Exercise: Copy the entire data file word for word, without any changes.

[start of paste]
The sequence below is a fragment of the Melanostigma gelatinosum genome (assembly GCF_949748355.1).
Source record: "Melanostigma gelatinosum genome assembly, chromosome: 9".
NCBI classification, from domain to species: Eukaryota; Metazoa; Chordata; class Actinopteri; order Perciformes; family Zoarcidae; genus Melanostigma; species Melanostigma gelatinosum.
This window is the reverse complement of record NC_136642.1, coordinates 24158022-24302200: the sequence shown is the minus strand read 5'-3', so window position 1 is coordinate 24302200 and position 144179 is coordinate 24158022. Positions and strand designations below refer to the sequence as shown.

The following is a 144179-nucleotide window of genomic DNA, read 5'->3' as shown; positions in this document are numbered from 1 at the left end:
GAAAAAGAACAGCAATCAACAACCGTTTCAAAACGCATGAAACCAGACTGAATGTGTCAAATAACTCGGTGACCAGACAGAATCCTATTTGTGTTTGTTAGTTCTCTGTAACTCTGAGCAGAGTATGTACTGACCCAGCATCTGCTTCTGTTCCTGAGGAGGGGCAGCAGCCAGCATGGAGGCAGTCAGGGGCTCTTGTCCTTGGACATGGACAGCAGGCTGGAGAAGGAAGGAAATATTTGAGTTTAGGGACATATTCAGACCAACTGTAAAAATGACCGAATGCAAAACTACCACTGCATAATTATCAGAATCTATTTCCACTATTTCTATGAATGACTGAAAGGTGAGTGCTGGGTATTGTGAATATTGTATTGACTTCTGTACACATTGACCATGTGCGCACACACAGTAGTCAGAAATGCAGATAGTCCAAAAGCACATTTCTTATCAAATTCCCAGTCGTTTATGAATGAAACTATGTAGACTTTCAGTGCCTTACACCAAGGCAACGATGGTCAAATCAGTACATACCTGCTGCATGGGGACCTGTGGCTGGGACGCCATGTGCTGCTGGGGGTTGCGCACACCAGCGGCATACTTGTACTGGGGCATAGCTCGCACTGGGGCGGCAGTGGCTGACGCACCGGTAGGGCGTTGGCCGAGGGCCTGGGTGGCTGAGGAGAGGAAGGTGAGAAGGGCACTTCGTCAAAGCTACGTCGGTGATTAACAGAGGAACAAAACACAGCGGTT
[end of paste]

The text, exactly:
The sequence below is a fragment of the Melanostigma gelatinosum genome (assembly GCF_949748355.1).
Source record: "Melanostigma gelatinosum genome assembly, chromosome: 9".
NCBI classification, from domain to species: Eukaryota; Metazoa; Chordata; class Actinopteri; order Perciformes; family Zoarcidae; genus Melanostigma; species Melanostigma gelatinosum.
This window is the reverse complement of record NC_136642.1, coordinates 24158022-24302200: the sequence shown is the minus strand read 5'-3', so window position 1 is coordinate 24302200 and position 144179 is coordinate 24158022. Positions and strand designations below refer to the sequence as shown.

The following is a 144179-nucleotide window of genomic DNA, read 5'->3' as shown; positions in this document are numbered from 1 at the left end:
GAAAAAGAACAGCAATCAACAACCGTTTCAAAACGCATGAAACCAGACTGAATGTGTCAAATAACTCGGTGACCAGACAGAATCCTATTTGTGTTTGTTAGTTCTCTGTAACTCTGAGCAGAGTATGTACTGACCCAGCATCTGCTTCTGTTCCTGAGGAGGGGCAGCAGCCAGCATGGAGGCAGTCAGGGGCTCTTGTCCTTGGACATGGACAGCAGGCTGGAGAAGGAAGGAAATATTTGAGTTTAGGGACATATTCAGACCAACTGTAAAAATGACCGAATGCAAAACTACCACTGCATAATTATCAGAATCTATTTCCACTATTTCTATGAATGACTGAAAGGTGAGTGCTGGGTATTGTGAATATTGTATTGACTTCTGTACACATTGACCATGTGCGCACACACAGTAGTCAGAAATGCAGATAGTCCAAAAGCACATTTCTTATCAAATTCCCAGTCGTTTATGAATGAAACTATGTAGACTTTCAGTGCCTTACACCAAGGCAACGATGGTCAAATCAGTACATACCTGCTGCATGGGGACCTGTGGCTGGGACGCCATGTGCTGCTGGGGGTTGCGCACACCAGCGGCATACTTGTACTGGGGCATAGCTCGCACTGGGGCGGCAGTGGCTGACGCACCGGTAGGGCGTTGGCCGAGGGCCTGGGTGGCTGAGGAGAGGAAGGTGAGAAGGGCACTTCGTCAAAGCTACGTCGGTGATTAACAGAGGAACAAAACACAGCGGTT